Yes. Yeah. The next arc he’s going to head west. So, Turok spent the first arc battling the crusaders who arrived on the shores of Manhattan in 1210 AD, a little earlier than in our world, but this is an alternate world with dinosaurs so things happen a little differently. And so the crusaders brought dinosaurs to the new world. And basically released them and used them as biological warfare against the Natives. And the set-up is that Turok is an exile from his tribe. His parents are/were implicated in some terrible crime in the past and they were chased out and forced to live on the margins of his society, but when the crusaders come Turok is the one who’s got the skills and the knowhow to help save the tribe. As the story ends, though, Turok is like “Peace, see y’all later” and he’s heading west because, even though he saved these folks, they don’t trust him, he doesn’t really trust them.

So he’s going to go west and he will come into contact with a threat from the other side, which is the Mongols because in 1210 Genghis Khan and his armies were doing their thing and in this world they make it across the Pacific Ocean.

The story arc is drawn by the spectacular Takeshi Miyazawa who I’ve worked with many times before; he drew my Code Monkey Save World graphic novel. And the new heroine we’re gonna meet is Altani, the captain of Genghis Khan’s Skyriders. She comes in riding a pterosaur so it’s, uh- it’s pretty awesome stuff.

Awesome. Well, that sounds like a lot of fun.

Will we be seeing more of Andar and Marion and people in the future?

We will in the future, not in this arc.

I won’t spoil too much, but, yeah, I’ve got some crazy plans for them coming up in the third arc.


So, one thing that you did that I kind of didn’t realize [was you] at the time was write Magneto: TestamentWhich was a very cool and very heavy comic. And it struck me reading Turok that, while it’s different, they both deal with kind of very real issues from history.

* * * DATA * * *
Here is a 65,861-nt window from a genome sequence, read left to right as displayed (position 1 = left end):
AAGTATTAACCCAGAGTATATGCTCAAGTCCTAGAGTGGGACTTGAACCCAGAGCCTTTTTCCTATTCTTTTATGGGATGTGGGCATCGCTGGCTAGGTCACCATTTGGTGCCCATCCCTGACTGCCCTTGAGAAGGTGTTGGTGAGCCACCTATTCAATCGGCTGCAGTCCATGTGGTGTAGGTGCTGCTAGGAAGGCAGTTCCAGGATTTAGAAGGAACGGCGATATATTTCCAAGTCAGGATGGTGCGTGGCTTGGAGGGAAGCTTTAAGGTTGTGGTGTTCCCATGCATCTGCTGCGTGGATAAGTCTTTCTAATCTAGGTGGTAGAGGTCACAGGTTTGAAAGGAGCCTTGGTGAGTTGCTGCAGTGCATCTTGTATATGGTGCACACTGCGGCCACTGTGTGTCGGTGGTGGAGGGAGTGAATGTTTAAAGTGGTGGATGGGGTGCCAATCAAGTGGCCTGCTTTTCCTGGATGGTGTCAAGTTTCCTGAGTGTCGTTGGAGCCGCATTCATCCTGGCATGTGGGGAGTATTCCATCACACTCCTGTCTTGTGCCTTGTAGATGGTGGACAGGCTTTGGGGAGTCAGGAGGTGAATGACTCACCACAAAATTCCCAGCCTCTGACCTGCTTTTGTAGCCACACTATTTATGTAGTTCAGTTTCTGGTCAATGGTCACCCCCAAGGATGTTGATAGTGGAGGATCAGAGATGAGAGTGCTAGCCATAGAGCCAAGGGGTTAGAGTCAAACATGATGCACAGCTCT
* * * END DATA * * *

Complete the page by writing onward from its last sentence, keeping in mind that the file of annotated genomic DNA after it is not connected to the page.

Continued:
Yeah, that’s a fair assessment.

So, I was just kind of curious, particularly with Magneto – I mean, the graphic novel that I had picked up a while back actually had a teaching guide in the back – I know you took a lot of time to really be accurate, whereas Turok is an alternate history and it’s different but still based in the real world events, what do you think is, I’m hesitant to say your responsibility, but what is your responsibility to story and to reality and to humor when you’re dealing with things like historical genocide.

Oh, yeah, that’s- no, I think that’s a great question. Yeah, Magneto: Testament is the origin story of Magneto. He’s a German Jewish kid trying to survive as the Nazis rise to power and the Final Solution and the beginning extermination of the Jews of Europe and the Romani and many other people. So, with that book I worked with editor Warren Simonsand we knew from the beginning that we were going to tell a story that was going to be as historically accurate as we could make it.

Y’know, it’s set in this comic book universe, but we wanted to be as accurate as we could. Because there’s still crazy anti-semites and- and- and morons – malicious morons – who are Holocaust revisionists running around and they’ll jump on anything that they can find to try to discount the reality of what happened. And so we wanted to try to, as much as we could with the time that we had, to make it as accurate as we could. We actually worked with- We had a historical advisor from the Simon Wiesenthal Center who was great. He read all the scripts he gave us pointers along the way to make sure that we were on target and- and I had a six foot shelf of books about the Holocaust and about very specific aspects of that history that related to the graphic novel.

That was a very intense experience, so I- I probably spent four times as much time on each of those scripts as I would for a normal script just because of the background research involved. And, yeah, there were some very specific places where we thought a lot about what it meant to be doing a fictional story using this kind of material and what our responsibilities were and I think that’s a fair word to use, y’know, absolutely. I mean, here’s one specific example, there was a point when our young hero gets tattooed as he goes into the camp and we made a conscious choice not to show the number. Because we could have figured out roughly what kind of number it would have been and how many digits it would have been, whether it had letters or numbers in all that based on the time he was entering Auschwitz, but it just felt wrong to me to show a real number because any number we would have shown would have been some real person’s number. Y’know what I mean? And that just- that would have felt completely wrong to use a real person’s number in this case. That’s a very small example of it, but there are things like that that we were thinking about all the time while working on this.